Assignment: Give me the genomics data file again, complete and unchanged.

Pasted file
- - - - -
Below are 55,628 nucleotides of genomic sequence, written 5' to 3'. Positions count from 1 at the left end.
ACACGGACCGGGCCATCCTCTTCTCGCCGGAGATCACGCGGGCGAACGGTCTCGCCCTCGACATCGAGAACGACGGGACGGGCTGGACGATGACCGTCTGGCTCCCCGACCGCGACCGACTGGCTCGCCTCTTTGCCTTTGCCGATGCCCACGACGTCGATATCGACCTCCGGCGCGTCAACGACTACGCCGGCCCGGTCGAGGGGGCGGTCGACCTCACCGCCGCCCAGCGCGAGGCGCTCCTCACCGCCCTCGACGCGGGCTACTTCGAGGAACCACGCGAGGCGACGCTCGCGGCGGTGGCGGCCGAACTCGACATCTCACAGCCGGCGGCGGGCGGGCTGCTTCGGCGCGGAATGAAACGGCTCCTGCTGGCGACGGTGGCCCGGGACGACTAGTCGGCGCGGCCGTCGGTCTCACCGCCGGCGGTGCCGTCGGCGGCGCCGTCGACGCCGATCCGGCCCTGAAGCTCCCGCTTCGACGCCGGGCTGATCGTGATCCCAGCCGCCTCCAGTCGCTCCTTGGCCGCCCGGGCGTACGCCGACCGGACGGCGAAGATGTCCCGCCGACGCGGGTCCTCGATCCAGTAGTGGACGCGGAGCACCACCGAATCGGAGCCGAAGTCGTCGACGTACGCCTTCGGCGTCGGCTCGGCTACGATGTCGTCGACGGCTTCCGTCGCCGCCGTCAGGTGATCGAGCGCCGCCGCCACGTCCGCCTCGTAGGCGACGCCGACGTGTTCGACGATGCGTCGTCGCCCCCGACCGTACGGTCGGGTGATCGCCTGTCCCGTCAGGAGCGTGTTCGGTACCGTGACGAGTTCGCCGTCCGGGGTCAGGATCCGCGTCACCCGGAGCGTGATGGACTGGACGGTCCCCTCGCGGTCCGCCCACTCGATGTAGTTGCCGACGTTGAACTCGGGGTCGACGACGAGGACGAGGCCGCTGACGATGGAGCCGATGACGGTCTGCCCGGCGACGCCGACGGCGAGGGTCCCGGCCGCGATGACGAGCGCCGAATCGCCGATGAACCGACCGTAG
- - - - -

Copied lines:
Below are 55,628 nucleotides of genomic sequence, written 5' to 3'. Positions count from 1 at the left end.
ACACGGACCGGGCCATCCTCTTCTCGCCGGAGATCACGCGGGCGAACGGTCTCGCCCTCGACATCGAGAACGACGGGACGGGCTGGACGATGACCGTCTGGCTCCCCGACCGCGACCGACTGGCTCGCCTCTTTGCCTTTGCCGATGCCCACGACGTCGATATCGACCTCCGGCGCGTCAACGACTACGCCGGCCCGGTCGAGGGGGCGGTCGACCTCACCGCCGCCCAGCGCGAGGCGCTCCTCACCGCCCTCGACGCGGGCTACTTCGAGGAACCACGCGAGGCGACGCTCGCGGCGGTGGCGGCCGAACTCGACATCTCACAGCCGGCGGCGGGCGGGCTGCTTCGGCGCGGAATGAAACGGCTCCTGCTGGCGACGGTGGCCCGGGACGACTAGTCGGCGCGGCCGTCGGTCTCACCGCCGGCGGTGCCGTCGGCGGCGCCGTCGACGCCGATCCGGCCCTGAAGCTCCCGCTTCGACGCCGGGCTGATCGTGATCCCAGCCGCCTCCAGTCGCTCCTTGGCCGCCCGGGCGTACGCCGACCGGACGGCGAAGATGTCCCGCCGACGCGGGTCCTCGATCCAGTAGTGGACGCGGAGCACCACCGAATCGGAGCCGAAGTCGTCGACGTACGCCTTCGGCGTCGGCTCGGCTACGATGTCGTCGACGGCTTCCGTCGCCGCCGTCAGGTGATCGAGCGCCGCCGCCACGTCCGCCTCGTAGGCGACGCCGACGTGTTCGACGATGCGTCGTCGCCCCCGACCGTACGGTCGGGTGATCGCCTGTCCCGTCAGGAGCGTGTTCGGTACCGTGACGAGTTCGCCGTCCGGGGTCAGGATCCGCGTCACCCGGAGCGTGATGGACTGGACGGTCCCCTCGCGGTCCGCCCACTCGATGTAGTTGCCGACGTTGAACTCGGGGTCGACGACGAGGACGAGGCCGCTGACGATGGAGCCGATGACGGTCTGCCCGGCGACGCCGACGGCGAGGGTCCCGGCCGCGATGACGAGCGCCGAATCGCCGATGAACCGACCGTAG